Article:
Service helps community cope

Published 12:00 am Friday, February 8, 2008

PORTSMOUTH — Within hours of the stabbing of Notre Dame Elementary School fifth-grade teacher Christi Layne, her students, colleagues and members of the community packed St. Mary’s Catholic Church for a prayer service.

The church holds about 500 and the pews were filled to capacity with people standing in the back and in the narthex.

Amanda Queen brought her son, Brayden, to the service. She said she was at the Southern Ohio Medical Center eating in the cafeteria when it came across the radio about a stabbing at the school.

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“I just started crying, I didn’t know who was hurt or anything about it,” she said. “I was very scared, I thought something may have happened to Brayden.”

He is a first grade student at Notre Dame Elementary and didn’t see the stabbing.

“I was a little bit scared,” he said.

The school was locked down and no one was allowed to enter the building except for police. After an hour the students were released to parents.

When asked if he was ready to go back to school when it reopens, in a shaky voice he said, “No.”

Layne has taught at Notre Dame for 19 years and her current and former students were still in shock from the stabbing of the teacher in her classroom at the beginning of the school day.

Morgan Penix was in Layne’s classroom and going over an English lesson when a man walked in.

“She must have known him because she said, ‘Hi, Mike,” Penix said. “And he was just dressed in regular clothes and then he just pulled out the knife and she was like, ‘No, don’t hurt me, stay away.’ She just backed away. It was really sad.”

Penix said once students saw the stabbing, they ran and hid in the coatroom.

“Once he left, he just dropped his gun and cell phone,” she said. “We were really scared and then the police came and we all started crying for our moms and dads. We were so happy we lived.”

The students were taken out of the classroom and put in a nearby computer room.

“I didn’t want to see the blood,” she said.

Penix’s aunt Karen Collett was called to pick up her nieces, Morgan and Brooke, at the school. She said she was so upset that she had a neighbor drive her.

“I knew I couldn’t drive, I was too upset,” she said. When she arrived, she was told all the students were OK.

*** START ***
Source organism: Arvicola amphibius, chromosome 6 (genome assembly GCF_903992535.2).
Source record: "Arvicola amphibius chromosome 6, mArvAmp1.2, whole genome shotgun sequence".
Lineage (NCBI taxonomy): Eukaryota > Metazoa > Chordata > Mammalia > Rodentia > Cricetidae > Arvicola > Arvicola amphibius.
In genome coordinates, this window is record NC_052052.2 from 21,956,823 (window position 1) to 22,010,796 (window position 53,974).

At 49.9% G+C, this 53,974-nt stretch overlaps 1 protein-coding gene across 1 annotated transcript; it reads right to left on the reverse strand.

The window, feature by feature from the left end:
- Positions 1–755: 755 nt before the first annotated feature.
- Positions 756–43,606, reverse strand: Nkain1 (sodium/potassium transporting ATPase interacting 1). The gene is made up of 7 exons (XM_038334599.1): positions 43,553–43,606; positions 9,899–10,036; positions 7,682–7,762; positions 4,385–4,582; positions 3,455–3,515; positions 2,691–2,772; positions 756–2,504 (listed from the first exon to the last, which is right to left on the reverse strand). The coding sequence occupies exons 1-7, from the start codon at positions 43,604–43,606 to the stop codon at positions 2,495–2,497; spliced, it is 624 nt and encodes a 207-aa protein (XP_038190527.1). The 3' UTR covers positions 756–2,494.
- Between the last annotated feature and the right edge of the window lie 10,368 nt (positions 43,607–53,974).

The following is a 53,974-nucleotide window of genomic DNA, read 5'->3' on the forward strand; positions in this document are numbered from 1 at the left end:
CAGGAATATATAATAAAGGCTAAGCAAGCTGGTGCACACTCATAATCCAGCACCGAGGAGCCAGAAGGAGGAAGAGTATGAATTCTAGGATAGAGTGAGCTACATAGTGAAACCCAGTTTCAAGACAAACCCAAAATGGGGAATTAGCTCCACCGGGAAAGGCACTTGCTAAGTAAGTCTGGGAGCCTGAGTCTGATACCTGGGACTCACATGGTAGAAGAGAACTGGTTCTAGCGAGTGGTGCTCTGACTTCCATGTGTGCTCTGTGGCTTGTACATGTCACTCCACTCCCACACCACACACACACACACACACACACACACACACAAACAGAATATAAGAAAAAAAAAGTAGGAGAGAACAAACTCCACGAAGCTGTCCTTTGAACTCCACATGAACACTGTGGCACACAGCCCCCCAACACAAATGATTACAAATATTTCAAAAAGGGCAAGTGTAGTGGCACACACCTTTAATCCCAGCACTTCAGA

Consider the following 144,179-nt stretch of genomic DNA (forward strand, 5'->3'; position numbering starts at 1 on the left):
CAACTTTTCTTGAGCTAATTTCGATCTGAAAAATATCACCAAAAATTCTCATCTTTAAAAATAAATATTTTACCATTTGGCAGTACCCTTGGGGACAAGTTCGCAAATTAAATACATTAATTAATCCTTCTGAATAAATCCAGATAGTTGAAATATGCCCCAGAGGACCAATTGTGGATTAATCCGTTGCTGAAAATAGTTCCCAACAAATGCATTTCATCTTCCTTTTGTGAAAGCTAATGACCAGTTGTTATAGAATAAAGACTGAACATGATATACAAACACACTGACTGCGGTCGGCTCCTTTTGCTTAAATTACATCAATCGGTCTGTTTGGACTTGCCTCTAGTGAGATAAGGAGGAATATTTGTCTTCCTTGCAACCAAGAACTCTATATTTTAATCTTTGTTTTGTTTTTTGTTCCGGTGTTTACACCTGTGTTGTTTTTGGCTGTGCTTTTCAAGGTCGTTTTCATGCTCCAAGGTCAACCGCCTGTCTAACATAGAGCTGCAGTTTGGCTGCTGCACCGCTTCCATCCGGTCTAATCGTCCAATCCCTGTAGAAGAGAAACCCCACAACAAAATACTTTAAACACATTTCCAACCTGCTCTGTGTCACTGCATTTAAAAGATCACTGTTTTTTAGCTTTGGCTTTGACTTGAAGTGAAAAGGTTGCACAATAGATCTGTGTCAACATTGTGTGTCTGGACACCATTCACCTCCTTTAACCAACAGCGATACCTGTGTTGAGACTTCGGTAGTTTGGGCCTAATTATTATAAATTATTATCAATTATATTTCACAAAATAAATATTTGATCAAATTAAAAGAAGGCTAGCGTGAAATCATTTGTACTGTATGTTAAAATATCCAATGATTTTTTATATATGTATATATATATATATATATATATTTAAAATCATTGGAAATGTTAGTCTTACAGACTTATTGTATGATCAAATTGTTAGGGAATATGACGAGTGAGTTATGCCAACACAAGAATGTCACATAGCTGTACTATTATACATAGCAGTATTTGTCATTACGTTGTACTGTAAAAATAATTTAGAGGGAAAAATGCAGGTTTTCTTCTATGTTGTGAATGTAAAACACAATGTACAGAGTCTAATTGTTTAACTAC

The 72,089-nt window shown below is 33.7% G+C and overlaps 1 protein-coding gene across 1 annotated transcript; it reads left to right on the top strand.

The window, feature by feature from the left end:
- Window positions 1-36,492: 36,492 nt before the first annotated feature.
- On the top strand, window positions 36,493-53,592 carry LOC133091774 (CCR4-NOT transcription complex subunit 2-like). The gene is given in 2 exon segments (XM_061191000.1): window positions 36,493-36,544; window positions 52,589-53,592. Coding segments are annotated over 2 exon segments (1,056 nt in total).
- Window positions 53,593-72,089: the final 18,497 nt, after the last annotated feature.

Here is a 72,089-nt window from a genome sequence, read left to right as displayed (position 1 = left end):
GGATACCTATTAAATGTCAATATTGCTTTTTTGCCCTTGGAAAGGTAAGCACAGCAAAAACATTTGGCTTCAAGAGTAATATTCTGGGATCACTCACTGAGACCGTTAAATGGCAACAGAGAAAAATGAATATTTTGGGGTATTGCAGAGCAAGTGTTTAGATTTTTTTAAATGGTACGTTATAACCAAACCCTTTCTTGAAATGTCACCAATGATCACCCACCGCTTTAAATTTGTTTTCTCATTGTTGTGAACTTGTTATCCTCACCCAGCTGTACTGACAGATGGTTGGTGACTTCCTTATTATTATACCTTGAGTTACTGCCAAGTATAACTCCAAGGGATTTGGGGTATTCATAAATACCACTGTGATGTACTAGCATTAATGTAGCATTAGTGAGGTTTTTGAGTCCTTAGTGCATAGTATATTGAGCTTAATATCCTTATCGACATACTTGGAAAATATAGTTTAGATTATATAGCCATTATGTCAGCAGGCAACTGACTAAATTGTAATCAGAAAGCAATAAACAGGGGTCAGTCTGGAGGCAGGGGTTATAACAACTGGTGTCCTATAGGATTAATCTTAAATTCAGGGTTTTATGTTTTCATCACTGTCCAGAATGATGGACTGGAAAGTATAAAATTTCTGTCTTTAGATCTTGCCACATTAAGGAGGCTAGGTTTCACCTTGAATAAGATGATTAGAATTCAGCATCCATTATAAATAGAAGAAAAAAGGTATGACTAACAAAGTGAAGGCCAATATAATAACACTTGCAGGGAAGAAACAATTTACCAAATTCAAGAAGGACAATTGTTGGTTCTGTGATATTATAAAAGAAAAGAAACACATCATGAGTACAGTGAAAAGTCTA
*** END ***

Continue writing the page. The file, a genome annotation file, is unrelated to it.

The Portsmouth Police Department responded within minutes and the children were released by grades after about an hour.

“I told the mayor tonight that local law enforcement was wonderful in the way it was handled,” Collett said. “To immediately have counselors was wonderful.”

Notre Dame Elementary Principal Kay Kern said that the Columbus Diocese immediately sent counselors to talk to students and would be available whenever students needed to talk.

Thad Bowman, a junior at Notre Dame High School, attended the evening prayer service with friends. Layne had been his fifth grade teacher.

“At first I didn’t really know what was going on, we were just locked in the classroom,” he said. He had a laptop and got on the Internet to find out what was happening.

“I am still in shock really. This is really a sad day.”

He said Layne was a good teacher and was always nice.

“She is a good teacher and a good person,” Bowman said.

He said he had seen her recently walking by his house.

“She loved to walk,” he said. “When something like this happens to somebody you know it is mind-boggling. But if I know her like I think I do, she will recover pretty fast.”

Senior Joey Emnett said he was shocked and scared when he heard the news because all that was being released was that a Notre Dame Elementary teacher had been shot. His mother also teaches at the school.

“But at the same time, I was saying, ‘Why anyone? Why in front of the fifth graders?” he said. “It is the beginning of their lives. They will have to live with this for the rest of their lives.”